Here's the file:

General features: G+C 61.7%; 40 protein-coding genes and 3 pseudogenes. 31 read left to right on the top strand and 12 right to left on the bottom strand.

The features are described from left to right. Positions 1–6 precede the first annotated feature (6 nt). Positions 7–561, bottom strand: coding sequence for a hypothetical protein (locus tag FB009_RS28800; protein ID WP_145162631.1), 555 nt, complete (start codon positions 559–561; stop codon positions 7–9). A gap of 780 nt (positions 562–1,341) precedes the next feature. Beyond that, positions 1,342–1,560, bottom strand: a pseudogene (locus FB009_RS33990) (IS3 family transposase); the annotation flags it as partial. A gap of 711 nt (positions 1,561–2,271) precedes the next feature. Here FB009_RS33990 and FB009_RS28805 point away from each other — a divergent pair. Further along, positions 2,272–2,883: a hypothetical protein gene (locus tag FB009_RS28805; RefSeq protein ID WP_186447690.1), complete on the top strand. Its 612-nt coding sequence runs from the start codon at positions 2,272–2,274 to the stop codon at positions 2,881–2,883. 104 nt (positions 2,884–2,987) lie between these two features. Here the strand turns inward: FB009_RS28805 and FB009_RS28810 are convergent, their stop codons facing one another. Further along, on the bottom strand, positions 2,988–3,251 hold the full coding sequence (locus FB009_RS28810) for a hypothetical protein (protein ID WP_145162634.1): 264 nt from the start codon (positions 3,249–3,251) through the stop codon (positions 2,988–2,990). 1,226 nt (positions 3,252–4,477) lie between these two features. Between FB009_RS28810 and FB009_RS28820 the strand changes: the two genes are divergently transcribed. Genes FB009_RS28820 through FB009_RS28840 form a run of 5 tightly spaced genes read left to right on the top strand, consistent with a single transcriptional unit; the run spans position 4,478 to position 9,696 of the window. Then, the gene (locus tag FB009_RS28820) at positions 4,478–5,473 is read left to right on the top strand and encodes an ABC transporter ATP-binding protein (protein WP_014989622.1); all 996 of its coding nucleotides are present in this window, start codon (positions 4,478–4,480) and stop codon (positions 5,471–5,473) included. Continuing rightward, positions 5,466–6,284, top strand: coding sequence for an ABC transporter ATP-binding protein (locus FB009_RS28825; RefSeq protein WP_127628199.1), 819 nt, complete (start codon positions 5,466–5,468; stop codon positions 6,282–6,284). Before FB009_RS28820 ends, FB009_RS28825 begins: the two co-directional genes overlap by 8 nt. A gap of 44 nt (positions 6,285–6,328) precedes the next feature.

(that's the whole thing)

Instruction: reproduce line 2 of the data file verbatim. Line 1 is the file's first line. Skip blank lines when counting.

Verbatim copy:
The features are described from left to right. Positions 1–6 precede the first annotated feature (6 nt). Positions 7–561, bottom strand: coding sequence for a hypothetical protein (locus tag FB009_RS28800; protein ID WP_145162631.1), 555 nt, complete (start codon positions 559–561; stop codon positions 7–9). A gap of 780 nt (positions 562–1,341) precedes the next feature. Beyond that, positions 1,342–1,560, bottom strand: a pseudogene (locus FB009_RS33990) (IS3 family transposase); the annotation flags it as partial. A gap of 711 nt (positions 1,561–2,271) precedes the next feature. Here FB009_RS33990 and FB009_RS28805 point away from each other — a divergent pair. Further along, positions 2,272–2,883: a hypothetical protein gene (locus tag FB009_RS28805; RefSeq protein ID WP_186447690.1), complete on the top strand. Its 612-nt coding sequence runs from the start codon at positions 2,272–2,274 to the stop codon at positions 2,881–2,883. 104 nt (positions 2,884–2,987) lie between these two features. Here the strand turns inward: FB009_RS28805 and FB009_RS28810 are convergent, their stop codons facing one another. Further along, on the bottom strand, positions 2,988–3,251 hold the full coding sequence (locus FB009_RS28810) for a hypothetical protein (protein ID WP_145162634.1): 264 nt from the start codon (positions 3,249–3,251) through the stop codon (positions 2,988–2,990). 1,226 nt (positions 3,252–4,477) lie between these two features. Between FB009_RS28810 and FB009_RS28820 the strand changes: the two genes are divergently transcribed. Genes FB009_RS28820 through FB009_RS28840 form a run of 5 tightly spaced genes read left to right on the top strand, consistent with a single transcriptional unit; the run spans position 4,478 to position 9,696 of the window. Then, the gene (locus tag FB009_RS28820) at positions 4,478–5,473 is read left to right on the top strand and encodes an ABC transporter ATP-binding protein (protein WP_014989622.1); all 996 of its coding nucleotides are present in this window, start codon (positions 4,478–4,480) and stop codon (positions 5,471–5,473) included. Continuing rightward, positions 5,466–6,284, top strand: coding sequence for an ABC transporter ATP-binding protein (locus FB009_RS28825; RefSeq protein WP_127628199.1), 819 nt, complete (start codon positions 5,466–5,468; stop codon positions 6,282–6,284). Before FB009_RS28820 ends, FB009_RS28825 begins: the two co-directional genes overlap by 8 nt. A gap of 44 nt (positions 6,285–6,328) precedes the next feature.